Articles | Volume 25, issue 7
Ann. Geophys., 25, 1691–1707, 2007
Ann. Geophys., 25, 1691–1707, 2007

  30 Jul 2007

30 Jul 2007

High-latitude plasma convection from Cluster EDI: variances and solar wind correlations

M. Förster1, G. Paschmann2, S. E. Haaland2,3, J. M. Quinn4, R. B. Torbert5, H. Vaith2, and C. A. Kletzing6 M. Förster et al.
  • 1GeoForschungsZentrum Potsdam, Potsdam, Germany
  • 2Max-Planck-Institut für extraterrestrische Physik, 85748 Garching, Germany
  • 3Department of Physics, University of Bergen, Norway
  • 4Boston University, Boston, MA 02215, USA
  • 5University of New Hampshire, Durham, NH 03824, USA
  • 6University of Iowa, Iowa City, IA 52242, USA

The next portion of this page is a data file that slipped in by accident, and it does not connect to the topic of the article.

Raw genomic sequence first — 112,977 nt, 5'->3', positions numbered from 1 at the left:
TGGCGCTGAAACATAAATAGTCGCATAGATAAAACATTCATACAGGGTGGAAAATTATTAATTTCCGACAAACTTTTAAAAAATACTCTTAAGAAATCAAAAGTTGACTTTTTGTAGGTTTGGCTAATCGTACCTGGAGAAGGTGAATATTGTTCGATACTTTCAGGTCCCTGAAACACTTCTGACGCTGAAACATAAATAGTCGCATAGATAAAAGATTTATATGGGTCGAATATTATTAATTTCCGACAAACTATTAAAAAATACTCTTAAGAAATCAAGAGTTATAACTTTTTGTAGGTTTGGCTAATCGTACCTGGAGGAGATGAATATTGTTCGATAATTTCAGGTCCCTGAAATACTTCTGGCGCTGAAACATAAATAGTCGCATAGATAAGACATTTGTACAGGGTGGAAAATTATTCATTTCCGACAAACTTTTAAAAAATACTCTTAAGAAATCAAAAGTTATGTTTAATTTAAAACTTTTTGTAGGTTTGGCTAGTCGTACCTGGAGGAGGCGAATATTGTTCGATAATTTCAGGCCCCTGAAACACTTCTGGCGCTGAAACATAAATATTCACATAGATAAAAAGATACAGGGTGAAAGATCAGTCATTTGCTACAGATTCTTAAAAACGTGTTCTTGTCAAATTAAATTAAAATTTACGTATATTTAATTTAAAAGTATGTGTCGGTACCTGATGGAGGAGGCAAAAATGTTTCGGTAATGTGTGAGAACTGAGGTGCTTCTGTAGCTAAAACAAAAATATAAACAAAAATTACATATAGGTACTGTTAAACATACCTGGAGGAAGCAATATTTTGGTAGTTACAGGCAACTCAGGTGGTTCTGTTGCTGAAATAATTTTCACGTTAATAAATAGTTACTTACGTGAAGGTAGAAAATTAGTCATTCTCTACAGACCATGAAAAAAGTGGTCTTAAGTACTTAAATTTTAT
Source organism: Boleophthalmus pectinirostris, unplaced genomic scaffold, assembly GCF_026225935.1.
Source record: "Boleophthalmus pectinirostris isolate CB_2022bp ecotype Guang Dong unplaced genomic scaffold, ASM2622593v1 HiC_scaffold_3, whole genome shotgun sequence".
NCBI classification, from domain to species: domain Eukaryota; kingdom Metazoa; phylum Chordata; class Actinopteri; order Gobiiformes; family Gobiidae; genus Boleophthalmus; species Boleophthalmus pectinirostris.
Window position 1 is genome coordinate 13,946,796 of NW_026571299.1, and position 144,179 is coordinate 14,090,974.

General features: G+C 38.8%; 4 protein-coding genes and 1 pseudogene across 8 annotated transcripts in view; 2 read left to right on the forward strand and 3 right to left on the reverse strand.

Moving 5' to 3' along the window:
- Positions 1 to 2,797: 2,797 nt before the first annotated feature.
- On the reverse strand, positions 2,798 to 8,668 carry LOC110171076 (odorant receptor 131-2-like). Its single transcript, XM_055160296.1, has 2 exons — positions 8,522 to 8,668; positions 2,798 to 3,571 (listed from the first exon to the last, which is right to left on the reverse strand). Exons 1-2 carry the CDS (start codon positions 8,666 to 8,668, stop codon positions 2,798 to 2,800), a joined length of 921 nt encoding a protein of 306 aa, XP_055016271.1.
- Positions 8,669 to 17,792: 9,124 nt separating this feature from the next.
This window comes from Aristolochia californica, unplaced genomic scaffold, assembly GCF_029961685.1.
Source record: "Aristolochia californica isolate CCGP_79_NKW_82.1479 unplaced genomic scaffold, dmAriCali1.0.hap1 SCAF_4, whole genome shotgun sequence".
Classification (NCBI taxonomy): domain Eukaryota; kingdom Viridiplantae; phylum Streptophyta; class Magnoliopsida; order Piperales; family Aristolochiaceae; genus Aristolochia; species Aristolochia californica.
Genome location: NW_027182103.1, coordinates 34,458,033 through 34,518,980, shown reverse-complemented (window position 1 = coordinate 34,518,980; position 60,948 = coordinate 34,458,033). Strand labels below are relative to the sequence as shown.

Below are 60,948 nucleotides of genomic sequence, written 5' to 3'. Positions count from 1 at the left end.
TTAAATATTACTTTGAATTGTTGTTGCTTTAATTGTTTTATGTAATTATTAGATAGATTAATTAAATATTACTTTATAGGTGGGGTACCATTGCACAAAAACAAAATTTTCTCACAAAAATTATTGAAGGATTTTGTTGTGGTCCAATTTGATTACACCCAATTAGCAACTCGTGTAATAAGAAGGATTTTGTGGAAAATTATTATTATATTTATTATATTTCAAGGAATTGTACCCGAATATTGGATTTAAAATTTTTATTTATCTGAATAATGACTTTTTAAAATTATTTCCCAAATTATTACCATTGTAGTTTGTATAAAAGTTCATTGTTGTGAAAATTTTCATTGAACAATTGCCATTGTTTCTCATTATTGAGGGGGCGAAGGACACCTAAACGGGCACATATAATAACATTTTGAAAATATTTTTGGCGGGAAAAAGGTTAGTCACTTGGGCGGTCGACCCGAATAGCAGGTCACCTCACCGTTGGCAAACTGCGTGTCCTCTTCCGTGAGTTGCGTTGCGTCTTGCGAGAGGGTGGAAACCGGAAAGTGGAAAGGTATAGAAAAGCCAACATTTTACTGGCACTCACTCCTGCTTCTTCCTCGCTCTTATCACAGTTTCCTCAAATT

Abstract. Based on drift velocity measurements of the EDI instruments on Cluster during the years 2001–2006, we have constructed a database of high-latitude ionospheric convection velocities and associated solar wind and magnetospheric activity parameters. In an earlier paper (Haaland et al., 2007), we have described the method, consisting of an improved technique for calculating the propagation delay between the chosen solar wind monitor (ACE) and Earth's magnetosphere, filtering the data for periods of sufficiently stable IMF orientations, and mapping the EDI measurements from their high-altitude positions to ionospheric altitudes. The present paper extends this study, by looking at the spatial pattern of the variances of the convection velocities as a function of IMF orientation, and by performing sortings of the data according to the IMF magnitude in the GSM y-z plane, |ByzIMF|, the estimated reconnection electric field, Er,sw, the solar wind dynamic pressure, Pdyn, the season, and indices characterizing the ring current (Dst) and tail activity (ASYM-H). The variability of the high-latitude convection shows characteristic spatial patterns, which are mirror symmetric between the Northern and Southern Hemispheres with respect to the IMF By component. The latitude range of the highest variability zone varies with IMF Bz similar to the auroral oval extent. The magnitude of convection standard deviations is of the same order as, or even larger than, the convection magnitude itself. Positive correlations of polar cap activity are found with |ByzIMF| and with Er,sw, in particular. The strict linear increase for small magnitudes of Er,sw starts to deviate toward a flattened increase above about 2 mV/m. There is also a weak positive correlation with Pdyn. At very small values of Pdyn, a secondary maximum appears, which is even more pronounced for the correlation with solar wind proton density. Evidence for enhanced nightside convection during high nightside activity is presented.